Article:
The proposed legislation would have prohibited new construction in historically underserved areas that often bear the burnt of the negative impacts of freeways.
“Assemblymember Cristina Garcia’s (D-Bell Gardens) bill that would have prohibited California state agencies from investing time and money into freeway expansions in low-income communities that are hard-hit by pollution and displacement, A.B. 1778, died in the Senate Transportation Committee on Tuesday.” As Melanie Curry reports for Streetsblog California, Assemblymember Garcia had been working with committee chair Senator Lena Gonzales (D-Long Beach), who opposed the bill, to make amendments that would gain Gonzales’s support, but had to introduce it this week.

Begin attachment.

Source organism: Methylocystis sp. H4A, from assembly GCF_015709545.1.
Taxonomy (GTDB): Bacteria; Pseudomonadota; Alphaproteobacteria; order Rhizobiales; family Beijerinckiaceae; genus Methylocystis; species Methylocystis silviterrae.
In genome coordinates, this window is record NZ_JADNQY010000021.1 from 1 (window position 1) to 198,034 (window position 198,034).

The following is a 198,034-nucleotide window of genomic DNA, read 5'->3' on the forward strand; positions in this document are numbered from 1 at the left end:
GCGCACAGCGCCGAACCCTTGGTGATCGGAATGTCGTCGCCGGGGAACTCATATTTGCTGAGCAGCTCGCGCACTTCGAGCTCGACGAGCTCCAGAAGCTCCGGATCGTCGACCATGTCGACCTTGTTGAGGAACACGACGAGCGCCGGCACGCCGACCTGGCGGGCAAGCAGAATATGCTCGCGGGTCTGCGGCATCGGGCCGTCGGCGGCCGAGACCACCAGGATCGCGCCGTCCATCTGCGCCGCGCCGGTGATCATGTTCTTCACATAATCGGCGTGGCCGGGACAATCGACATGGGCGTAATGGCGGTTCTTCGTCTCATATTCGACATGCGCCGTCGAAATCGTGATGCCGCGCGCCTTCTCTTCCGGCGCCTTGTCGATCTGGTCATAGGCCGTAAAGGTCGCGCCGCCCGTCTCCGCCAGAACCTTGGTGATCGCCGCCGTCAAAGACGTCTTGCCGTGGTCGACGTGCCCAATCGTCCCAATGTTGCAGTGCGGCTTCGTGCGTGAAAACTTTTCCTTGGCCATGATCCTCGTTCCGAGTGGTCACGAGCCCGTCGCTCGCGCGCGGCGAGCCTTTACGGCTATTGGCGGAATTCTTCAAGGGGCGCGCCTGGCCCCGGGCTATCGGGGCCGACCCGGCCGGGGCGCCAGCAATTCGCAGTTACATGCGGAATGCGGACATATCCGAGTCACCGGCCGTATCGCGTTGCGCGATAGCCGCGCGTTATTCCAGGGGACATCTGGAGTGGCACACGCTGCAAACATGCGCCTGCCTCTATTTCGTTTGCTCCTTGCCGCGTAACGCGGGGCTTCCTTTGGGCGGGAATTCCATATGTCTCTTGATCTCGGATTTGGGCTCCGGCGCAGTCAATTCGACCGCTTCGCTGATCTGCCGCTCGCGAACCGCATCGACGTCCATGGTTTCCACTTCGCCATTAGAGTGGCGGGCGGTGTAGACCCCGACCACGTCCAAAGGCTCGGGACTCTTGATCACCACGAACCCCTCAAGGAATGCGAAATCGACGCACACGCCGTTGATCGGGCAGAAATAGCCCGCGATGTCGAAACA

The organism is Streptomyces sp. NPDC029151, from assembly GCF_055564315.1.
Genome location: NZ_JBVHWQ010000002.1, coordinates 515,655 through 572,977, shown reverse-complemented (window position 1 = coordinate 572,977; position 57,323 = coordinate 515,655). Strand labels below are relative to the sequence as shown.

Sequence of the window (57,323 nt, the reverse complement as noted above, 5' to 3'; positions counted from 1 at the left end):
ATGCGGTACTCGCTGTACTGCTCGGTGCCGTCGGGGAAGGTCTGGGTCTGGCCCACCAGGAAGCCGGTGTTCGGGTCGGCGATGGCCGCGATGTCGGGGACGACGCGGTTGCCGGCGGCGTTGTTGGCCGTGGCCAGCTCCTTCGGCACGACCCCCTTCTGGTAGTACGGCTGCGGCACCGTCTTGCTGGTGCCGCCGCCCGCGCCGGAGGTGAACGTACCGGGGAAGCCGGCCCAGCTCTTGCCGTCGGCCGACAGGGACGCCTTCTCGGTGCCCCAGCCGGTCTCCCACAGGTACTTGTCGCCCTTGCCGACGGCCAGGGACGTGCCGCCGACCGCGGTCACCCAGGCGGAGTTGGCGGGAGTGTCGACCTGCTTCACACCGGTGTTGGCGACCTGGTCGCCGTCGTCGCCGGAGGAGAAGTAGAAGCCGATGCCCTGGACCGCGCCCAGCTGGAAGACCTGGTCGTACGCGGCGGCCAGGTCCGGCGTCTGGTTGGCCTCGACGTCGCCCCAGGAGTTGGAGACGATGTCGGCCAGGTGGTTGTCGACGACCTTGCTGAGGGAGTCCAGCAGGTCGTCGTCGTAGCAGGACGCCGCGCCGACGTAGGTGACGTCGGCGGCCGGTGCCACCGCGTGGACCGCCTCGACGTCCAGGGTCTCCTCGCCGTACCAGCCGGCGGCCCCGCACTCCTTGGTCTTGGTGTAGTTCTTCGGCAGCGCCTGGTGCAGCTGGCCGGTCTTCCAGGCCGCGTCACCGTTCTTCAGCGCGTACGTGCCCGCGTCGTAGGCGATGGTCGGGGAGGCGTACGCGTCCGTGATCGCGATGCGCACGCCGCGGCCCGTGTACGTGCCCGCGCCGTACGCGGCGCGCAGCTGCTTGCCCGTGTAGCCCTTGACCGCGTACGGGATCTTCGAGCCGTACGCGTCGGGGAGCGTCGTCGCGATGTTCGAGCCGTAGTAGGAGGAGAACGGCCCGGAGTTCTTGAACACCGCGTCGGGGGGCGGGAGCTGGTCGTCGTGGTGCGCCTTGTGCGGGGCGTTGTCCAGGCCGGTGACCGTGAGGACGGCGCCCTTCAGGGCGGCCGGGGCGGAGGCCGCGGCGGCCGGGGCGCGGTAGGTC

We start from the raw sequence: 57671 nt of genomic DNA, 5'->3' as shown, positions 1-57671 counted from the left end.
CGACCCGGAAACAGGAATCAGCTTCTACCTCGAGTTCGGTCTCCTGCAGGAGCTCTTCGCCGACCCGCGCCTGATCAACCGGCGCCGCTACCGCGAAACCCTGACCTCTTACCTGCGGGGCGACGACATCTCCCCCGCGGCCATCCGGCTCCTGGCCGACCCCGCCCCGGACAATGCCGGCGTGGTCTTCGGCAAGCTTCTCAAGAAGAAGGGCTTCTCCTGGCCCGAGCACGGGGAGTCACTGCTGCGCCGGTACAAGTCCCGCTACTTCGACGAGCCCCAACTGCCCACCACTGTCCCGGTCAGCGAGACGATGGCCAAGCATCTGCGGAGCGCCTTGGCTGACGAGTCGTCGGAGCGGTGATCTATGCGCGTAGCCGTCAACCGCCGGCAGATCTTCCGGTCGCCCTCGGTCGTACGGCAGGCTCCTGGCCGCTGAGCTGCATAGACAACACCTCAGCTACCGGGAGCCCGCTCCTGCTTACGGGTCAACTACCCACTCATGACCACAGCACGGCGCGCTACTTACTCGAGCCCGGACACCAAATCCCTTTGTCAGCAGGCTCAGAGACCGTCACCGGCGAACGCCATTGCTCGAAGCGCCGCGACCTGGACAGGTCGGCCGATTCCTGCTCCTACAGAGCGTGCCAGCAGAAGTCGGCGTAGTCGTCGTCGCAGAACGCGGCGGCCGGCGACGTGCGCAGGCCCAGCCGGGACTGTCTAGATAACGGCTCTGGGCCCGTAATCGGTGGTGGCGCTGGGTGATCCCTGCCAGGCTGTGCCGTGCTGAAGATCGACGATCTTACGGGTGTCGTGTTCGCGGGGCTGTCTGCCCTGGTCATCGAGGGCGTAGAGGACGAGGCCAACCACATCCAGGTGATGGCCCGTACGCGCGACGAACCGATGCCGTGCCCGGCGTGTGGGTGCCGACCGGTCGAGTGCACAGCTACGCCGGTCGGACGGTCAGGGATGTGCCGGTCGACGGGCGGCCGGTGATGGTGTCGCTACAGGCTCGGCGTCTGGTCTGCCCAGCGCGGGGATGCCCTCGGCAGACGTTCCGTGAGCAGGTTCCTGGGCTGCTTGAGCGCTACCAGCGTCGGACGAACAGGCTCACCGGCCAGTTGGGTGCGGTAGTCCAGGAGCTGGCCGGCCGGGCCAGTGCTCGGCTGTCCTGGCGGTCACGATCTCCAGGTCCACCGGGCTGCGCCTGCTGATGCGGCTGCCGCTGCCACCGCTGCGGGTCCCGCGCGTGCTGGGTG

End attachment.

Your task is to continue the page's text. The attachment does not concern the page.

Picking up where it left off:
The bill failed by an 8-2 vote. “Lots of arguments have been made against the bill already, most of them coming from groups that have a stake in continuing the status quo of unfettered freeway building.”
Garcia says she “wrote the bill because of the large number of people who have lost their housing because of freeway construction that has slammed through communities where people are least able to protect themselves.” Critics of freeway construction also point to the negative health impacts on surrounding neighborhoods. “In addition, the increased traffic that comes with expanding freeways not only does not solve the congestion that it claims to solve, it creates a further burden of pollution on communities that already experience bad air quality.”
More background on the bill here.
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